Polycystic Ovary Syndrome is a Cause of Infertility

Hirsutism – increased hair growth and reproductive health disorders leading to significant difficulties in conceiving, are the leading reasons for consultation with specialists for patients with Polycystic Ovary Syndrome (PCOS). The latter condition is the cause of 80% of infertility cases due to the lack of ovulation.

In Polycystic Ovary Syndrome, irregular menstrual cycles, absence of menstruation, and high levels of male sex hormones – hyperandrogenism are observed. It is believed that the cause of these changes is the early maturation of certain follicles, leading to disruptions in the growth and development of antral follicles. The lack of ovulation in the context of PCOS is characterized by the inability to select dominant follicles in the granulosa cells of the follicles, leading to the cessation of their development. As a result, estrogen and progesterone levels rise, suppressing the secretion of follicle-stimulating hormone (FSH).

The environment in the granulosa cells leads to an imbalance in insulin and luteinizing hormone levels. This results in an increase in luteinizing hormone (LH) secretion. All of this is a cause of high insulin levels – hyperinsulinemia, characteristic of the lack of ovulation in Polycystic Ovary Syndrome. Additionally, affected patients show an increased predisposition to metabolic disorders such as diabetes and dyslipidemia – disturbances in lipid serum concentrations. Altered insulin metabolism and subsequent insulin resistance are predisposing factors for weight gain in Polycystic Ovary Syndrome.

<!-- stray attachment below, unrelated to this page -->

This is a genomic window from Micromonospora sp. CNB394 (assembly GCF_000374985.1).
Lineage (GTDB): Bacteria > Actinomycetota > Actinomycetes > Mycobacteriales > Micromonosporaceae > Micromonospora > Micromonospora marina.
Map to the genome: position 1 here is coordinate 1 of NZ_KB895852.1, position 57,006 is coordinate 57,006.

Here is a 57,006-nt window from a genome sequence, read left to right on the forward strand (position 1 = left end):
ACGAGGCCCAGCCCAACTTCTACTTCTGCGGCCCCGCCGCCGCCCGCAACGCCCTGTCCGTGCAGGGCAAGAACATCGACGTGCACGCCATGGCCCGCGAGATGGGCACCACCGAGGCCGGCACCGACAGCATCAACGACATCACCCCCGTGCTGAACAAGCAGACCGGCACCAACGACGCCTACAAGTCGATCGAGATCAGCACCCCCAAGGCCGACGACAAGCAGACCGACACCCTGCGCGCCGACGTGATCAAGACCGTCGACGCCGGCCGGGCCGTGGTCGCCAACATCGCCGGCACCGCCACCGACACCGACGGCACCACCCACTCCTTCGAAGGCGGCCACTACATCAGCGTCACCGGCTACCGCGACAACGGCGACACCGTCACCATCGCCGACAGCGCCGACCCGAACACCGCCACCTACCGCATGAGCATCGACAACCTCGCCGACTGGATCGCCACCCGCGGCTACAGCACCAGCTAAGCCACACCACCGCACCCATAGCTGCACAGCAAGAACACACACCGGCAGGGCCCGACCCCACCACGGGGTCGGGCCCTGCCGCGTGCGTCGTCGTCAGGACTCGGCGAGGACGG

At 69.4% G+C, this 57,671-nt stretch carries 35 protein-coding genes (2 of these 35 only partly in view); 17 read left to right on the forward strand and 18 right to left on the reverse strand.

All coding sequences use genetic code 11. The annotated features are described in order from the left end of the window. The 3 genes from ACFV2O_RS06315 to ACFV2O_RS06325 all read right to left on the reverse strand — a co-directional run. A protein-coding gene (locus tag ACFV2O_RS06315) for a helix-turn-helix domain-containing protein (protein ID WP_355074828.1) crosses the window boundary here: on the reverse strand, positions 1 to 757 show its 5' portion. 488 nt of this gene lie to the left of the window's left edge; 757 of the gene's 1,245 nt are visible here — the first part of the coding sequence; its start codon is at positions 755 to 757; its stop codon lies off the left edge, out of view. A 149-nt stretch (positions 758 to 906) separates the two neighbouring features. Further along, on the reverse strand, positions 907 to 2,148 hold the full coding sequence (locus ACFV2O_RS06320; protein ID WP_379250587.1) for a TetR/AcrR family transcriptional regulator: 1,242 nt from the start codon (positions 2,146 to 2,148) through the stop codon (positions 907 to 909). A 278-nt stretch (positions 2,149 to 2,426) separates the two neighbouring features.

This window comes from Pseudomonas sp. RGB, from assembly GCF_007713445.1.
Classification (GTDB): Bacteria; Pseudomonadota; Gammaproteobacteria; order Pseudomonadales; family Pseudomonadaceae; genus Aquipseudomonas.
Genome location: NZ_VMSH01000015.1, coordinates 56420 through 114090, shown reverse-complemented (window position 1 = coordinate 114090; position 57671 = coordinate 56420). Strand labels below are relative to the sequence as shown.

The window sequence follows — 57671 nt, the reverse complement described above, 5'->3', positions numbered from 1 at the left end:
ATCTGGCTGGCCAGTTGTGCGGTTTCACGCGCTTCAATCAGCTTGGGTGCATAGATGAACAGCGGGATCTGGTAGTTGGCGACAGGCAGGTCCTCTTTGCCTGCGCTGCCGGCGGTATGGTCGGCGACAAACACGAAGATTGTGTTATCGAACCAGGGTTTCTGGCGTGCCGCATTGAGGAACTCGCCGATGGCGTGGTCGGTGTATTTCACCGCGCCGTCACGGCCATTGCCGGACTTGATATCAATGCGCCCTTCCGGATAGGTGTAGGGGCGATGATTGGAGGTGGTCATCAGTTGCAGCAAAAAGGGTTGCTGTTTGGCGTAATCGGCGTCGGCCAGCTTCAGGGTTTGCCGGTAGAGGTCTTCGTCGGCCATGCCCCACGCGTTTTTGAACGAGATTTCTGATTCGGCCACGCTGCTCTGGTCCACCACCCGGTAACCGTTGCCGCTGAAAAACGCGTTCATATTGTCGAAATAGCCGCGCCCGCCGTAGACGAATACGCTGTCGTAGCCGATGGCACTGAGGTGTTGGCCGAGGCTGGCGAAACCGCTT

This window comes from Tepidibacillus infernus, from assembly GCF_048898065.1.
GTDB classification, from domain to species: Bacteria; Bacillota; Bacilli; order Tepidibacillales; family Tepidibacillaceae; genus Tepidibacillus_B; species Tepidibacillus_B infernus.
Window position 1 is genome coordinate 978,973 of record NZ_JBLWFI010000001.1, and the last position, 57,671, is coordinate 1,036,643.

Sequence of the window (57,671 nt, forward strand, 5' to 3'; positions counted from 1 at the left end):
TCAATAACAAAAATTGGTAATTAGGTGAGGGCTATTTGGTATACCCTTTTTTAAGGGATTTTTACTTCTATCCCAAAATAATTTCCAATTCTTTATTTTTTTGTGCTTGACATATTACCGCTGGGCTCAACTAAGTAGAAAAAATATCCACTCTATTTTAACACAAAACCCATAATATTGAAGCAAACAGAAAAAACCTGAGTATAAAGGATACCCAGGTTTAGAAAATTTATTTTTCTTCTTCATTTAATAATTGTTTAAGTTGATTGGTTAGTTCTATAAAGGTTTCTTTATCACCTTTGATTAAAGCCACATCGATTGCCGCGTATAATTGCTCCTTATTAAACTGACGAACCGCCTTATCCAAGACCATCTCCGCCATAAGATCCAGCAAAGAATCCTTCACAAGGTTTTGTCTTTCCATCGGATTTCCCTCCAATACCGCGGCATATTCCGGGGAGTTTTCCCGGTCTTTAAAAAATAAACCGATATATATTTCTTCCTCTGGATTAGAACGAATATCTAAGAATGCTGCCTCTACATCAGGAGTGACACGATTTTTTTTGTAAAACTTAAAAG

Anti-Mullerian hormone is a glycoprotein hormone released by the granulosa cells of pre-antral and small antral follicles. Besides its significant influence on the function of the hypothalamic-pituitary-gonadal axis, this hormone is of crucial importance for the function of the gonads and sexual differentiation. Measuring serum concentrations of this hormone can be used as a molecular biomarker for assessing Polycystic Ovary Syndrome, but it is also an indicator of the ovarian reserve.

Receptors for Anti-Mullerian hormone are located on the surface of neurons expressing gonadotropin-releasing hormone. The balance in the levels of the latter is disrupted in patients with Polycystic Ovary Syndrome, leading to an increase in Anti-Mullerian hormone levels. Consequently, reproductive health disorders are observed, leading to infertility due to changes in the regulation of gonadotropin-releasing hormone secretion. The accumulation of increased amounts of adipose tissue is associated with an increase in sex hormone levels, which also leads to infertility. Therefore, obesity is an independent but key factor for many complications related to reproductive health.

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